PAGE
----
Isn’t this what we do for our clients. We don’t go into a room armed with our answers. We go into our room, if we’re really going to serve our clients, believing that the answers to their greatest challenges are already locked in that room. And it is our job to bring them out. It is not our job discover, it is our job to recover. So, this is really great for us to do for our clients. But man, this is really hard to do for ourselves.

This is why the cobbler’s kids have holes in their shoes. This is why management consultants are terrible entrepreneurs. This is why the dermatologist’s kids have back zits. This is why the urologists… I’ll stop there.

What do we do before we go into the room? The success of any intervention depends upon the interior condition of the intervenor. We’ve got the knowledge and skills and spades. We have access to all kinds of things that we can bring with us, but are we willing to do the work prior to make sure that when we come into that room, we’re ready to help those folks recover what it is that they need to

I like to start with gratitude. Some folks, when we begin a session we want to get people talking and if there’s trust in the room it’s great to get folks to have an intimate conversation. But sometimes that doesn’t always work and people are a little rebuffed by that. I often find that talking about things we’re grateful for is a great way to start, because all of the sudden we’re not worried about all that we have to do. Our brains get wipes. There’s a clean slate. As Solomon says, our amygdala relaxes and people become available for something. So let’s just try this real quick. Think about something that’s going well in your life, think about something that’s going right. This is just how I would do it in a session. And just turn, in 30 seconds, and share to your neighbor like, “This is one ray of sunshine in my life right now.” Go.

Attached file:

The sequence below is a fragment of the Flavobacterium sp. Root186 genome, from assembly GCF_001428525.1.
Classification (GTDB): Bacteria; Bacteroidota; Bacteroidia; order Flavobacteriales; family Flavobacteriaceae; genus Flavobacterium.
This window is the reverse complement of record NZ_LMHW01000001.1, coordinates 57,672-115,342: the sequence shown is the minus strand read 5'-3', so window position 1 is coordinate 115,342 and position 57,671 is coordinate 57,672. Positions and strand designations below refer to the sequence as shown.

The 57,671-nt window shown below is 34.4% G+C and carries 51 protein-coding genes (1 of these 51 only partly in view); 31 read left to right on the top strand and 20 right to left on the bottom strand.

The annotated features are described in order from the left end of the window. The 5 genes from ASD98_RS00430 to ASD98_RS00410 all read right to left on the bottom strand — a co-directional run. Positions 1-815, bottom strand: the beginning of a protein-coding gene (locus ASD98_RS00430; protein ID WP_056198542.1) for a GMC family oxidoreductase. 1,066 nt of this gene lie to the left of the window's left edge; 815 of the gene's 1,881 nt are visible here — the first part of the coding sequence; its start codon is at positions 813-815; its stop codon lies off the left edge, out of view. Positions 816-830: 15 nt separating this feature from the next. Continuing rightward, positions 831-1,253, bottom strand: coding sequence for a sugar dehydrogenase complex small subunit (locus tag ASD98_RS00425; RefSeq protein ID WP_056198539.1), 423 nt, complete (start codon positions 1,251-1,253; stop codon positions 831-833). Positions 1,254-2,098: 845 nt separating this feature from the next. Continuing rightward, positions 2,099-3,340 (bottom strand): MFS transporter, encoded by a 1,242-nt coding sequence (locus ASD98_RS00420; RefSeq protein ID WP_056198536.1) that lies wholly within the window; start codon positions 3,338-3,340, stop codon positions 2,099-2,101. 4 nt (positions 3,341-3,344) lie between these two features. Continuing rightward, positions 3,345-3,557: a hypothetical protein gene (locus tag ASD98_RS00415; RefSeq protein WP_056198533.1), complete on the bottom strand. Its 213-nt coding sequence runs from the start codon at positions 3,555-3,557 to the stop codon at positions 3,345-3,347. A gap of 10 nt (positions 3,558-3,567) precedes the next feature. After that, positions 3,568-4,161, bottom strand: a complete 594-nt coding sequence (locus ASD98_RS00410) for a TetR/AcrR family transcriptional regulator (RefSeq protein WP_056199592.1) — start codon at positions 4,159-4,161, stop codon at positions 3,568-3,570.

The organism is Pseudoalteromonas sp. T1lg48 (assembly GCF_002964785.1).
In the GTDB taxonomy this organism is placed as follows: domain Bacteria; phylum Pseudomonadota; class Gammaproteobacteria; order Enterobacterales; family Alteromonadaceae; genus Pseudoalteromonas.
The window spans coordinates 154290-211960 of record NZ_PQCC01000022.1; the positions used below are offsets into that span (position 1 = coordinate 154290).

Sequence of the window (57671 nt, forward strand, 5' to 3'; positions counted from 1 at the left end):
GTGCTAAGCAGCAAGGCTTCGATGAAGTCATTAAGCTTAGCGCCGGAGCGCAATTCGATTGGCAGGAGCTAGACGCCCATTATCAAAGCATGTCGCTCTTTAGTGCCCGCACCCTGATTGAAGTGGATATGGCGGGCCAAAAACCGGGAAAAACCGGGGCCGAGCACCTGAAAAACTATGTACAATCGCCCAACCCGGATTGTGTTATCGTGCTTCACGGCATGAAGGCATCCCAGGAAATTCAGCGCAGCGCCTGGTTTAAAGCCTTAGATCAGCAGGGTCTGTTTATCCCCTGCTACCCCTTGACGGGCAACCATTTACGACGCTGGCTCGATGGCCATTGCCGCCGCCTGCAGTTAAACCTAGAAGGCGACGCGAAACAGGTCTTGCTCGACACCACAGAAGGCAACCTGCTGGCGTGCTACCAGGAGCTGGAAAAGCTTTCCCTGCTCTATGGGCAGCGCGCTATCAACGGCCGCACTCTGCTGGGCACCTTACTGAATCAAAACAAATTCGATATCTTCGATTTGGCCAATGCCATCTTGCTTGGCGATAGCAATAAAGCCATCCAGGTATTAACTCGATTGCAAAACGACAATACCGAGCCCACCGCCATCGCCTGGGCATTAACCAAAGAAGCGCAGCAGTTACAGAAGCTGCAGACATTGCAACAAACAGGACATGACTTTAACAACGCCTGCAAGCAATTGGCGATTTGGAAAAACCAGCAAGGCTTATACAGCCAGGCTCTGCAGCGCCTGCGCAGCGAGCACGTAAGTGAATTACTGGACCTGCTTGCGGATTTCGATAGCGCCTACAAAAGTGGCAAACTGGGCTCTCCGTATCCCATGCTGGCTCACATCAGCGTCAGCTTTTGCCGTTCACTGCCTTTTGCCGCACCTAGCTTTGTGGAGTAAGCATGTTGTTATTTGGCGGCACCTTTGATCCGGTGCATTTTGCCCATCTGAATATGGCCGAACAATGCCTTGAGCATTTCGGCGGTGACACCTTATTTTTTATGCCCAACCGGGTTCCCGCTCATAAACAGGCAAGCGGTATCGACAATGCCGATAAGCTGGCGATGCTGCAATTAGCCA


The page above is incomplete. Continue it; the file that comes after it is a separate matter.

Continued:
Thank you. Let me hear two things, you can brag on your partner. What do we hear? What did you hear your partner say that you said, “Oh, that’s good.” Yes.

Speaker 2:

My sweet young son,-

Reagan Pugh:

“My sweet young son,”-

Speaker 2:

When he’s sleeping.

Reagan Pugh:

When he’s asleep! We keep lots of NyQuil around. What else? One more.

Speaker 3:

We’ve got a freelancer here who’s killing it.

Reagan Pugh:

We’ve got a freelancer who’s killing it, went out on her own and is making it rain. Congratulations. Give a round of applause.

But here’s the thing about getting folks to this place. You can feel the temperature in the room change whenever we talk about things that we’re grateful for, but I can’t give a gift like that to a room if I don’t have that gift myself.